Well, what if? The incident pictured above is, unfortunately, one of the most iconic moments in the recent history of the Chicago Cubs. We all know what happened next, and have dissected it often here at BCB.
But what if Alou had made that catch? That, and several other "what-ifs", are the topic of George Castle's new e-book, "Alou Makes The Catch", available at that Amazon link.
The book takes a look at several turning points in Cubs history, and not just game events. In addition to the cover incident, the book looks at the famous Merkle Game from 1908, and the crucial turning-point Game 4 of the 1929 World Series, where the Cubs blew an 8-0, seventh-inning lead. Each chapter starts with the real event or events, then moves on into the "what-if" conclusion.But Castle also looks at larger events. What if the Cubs had kept Greg Maddux after 1992? What if P.K. Wrigley had fired Leo Durocher after the Camp Ojibwa incident in 1969? And what if... they hadn't traded Lou Brock? From the book, here's what might have happened:
Brock was too good to be held back on the base paths. Kennedy increasingly flashed him the green light to steal. By June 1, Brock was batting .277 with 13 steals. The left-field bleacher fans even began to hold up signs reading “Go-Go Lou.” At 23–19, the Cubs continued with the progress they’d made in 1963, when they ended up with an 82–8O record, a dramatic improvement from 1962’s worst-ever franchise record of 59–1O3. Holland and frequent trading partner Bing Devine, General Manager of the Cardinals, briefly flirted with the idea of putting together a trade that would allow Holland to add to his “Big Three” pitching rotation of Larry Jackson, Dick Ellsworth, and Bob Buhl. But Devine had problems of his own. Broglio, an 18-game winner in ’63, had suddenly developed elbow problems. Devine had no starting pitching that he could spare to trade. Holland dangled top outfield prospect Billy Ott and shortstop Andre Rodgers in front of the league trying to find another pitcher, but with the trade deadline looming, he found no takers. He had to make do with veterans Lew Burdette and Glen Hobbie to round out the rotation. The team would just have to compensate for its shortcomings in the bullpen with more offense—including a dash of flash from Brock.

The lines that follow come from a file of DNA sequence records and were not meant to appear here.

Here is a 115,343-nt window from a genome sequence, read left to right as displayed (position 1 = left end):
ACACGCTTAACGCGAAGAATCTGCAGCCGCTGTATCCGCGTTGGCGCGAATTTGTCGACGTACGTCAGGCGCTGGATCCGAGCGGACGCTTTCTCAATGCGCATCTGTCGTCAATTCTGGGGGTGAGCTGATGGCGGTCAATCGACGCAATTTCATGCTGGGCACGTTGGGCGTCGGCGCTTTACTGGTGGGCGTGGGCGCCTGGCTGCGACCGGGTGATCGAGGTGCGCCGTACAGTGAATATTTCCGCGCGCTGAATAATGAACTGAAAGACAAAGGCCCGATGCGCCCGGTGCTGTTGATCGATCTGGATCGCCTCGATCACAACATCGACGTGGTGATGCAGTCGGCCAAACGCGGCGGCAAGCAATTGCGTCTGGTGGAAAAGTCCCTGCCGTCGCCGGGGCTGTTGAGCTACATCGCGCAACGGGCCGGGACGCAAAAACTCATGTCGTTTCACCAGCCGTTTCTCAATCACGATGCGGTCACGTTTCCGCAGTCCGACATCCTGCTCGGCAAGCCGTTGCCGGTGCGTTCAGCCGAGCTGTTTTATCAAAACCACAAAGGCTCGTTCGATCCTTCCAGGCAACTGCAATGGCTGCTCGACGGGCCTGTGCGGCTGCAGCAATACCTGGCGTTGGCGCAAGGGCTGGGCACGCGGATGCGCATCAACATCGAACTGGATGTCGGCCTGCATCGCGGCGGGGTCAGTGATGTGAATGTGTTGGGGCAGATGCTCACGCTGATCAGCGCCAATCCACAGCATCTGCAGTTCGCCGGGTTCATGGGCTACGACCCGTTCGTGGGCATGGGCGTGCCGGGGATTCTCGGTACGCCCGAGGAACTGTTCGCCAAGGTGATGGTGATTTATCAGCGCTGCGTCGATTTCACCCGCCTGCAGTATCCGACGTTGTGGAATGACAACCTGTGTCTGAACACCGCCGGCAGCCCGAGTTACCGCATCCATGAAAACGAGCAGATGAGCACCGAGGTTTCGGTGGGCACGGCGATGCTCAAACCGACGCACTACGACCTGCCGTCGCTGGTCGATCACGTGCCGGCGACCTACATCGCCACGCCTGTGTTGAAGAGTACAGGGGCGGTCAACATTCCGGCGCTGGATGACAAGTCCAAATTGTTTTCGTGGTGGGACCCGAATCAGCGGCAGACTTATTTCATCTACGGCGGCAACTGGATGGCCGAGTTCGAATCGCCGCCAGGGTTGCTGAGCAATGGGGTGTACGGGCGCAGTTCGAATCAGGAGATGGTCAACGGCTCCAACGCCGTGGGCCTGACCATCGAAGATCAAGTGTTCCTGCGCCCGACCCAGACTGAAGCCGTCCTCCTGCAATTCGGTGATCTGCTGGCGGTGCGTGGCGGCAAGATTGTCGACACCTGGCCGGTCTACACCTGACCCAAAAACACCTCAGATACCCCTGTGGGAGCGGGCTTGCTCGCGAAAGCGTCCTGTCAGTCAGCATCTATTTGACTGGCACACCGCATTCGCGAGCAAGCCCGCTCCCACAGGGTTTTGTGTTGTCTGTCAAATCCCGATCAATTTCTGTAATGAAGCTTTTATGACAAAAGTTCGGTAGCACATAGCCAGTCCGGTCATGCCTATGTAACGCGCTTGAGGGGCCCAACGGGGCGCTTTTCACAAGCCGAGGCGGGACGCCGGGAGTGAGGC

The Cardinals never win the 1964 pennant, in this alternate reality, without Brock. The Cubs, meanwhile, go on to win future pennants. They do so in most of the what-if scenarios, though not always right away, and not as many times as you might guess. I found the alternate-reality timelines to be interesting and realistic.
This e-book is a good read; it'll make you sigh wishing many of these things had been actual reality, instead of something written in a book years after the fact. At $2.99 in the Kindle store, it's a good value. If you don't have a Kindle, it's readable on the Kindle app for your iOS or Android device (I read it on my iPad).
It's good baseball reading for the offseason. Highly recommended.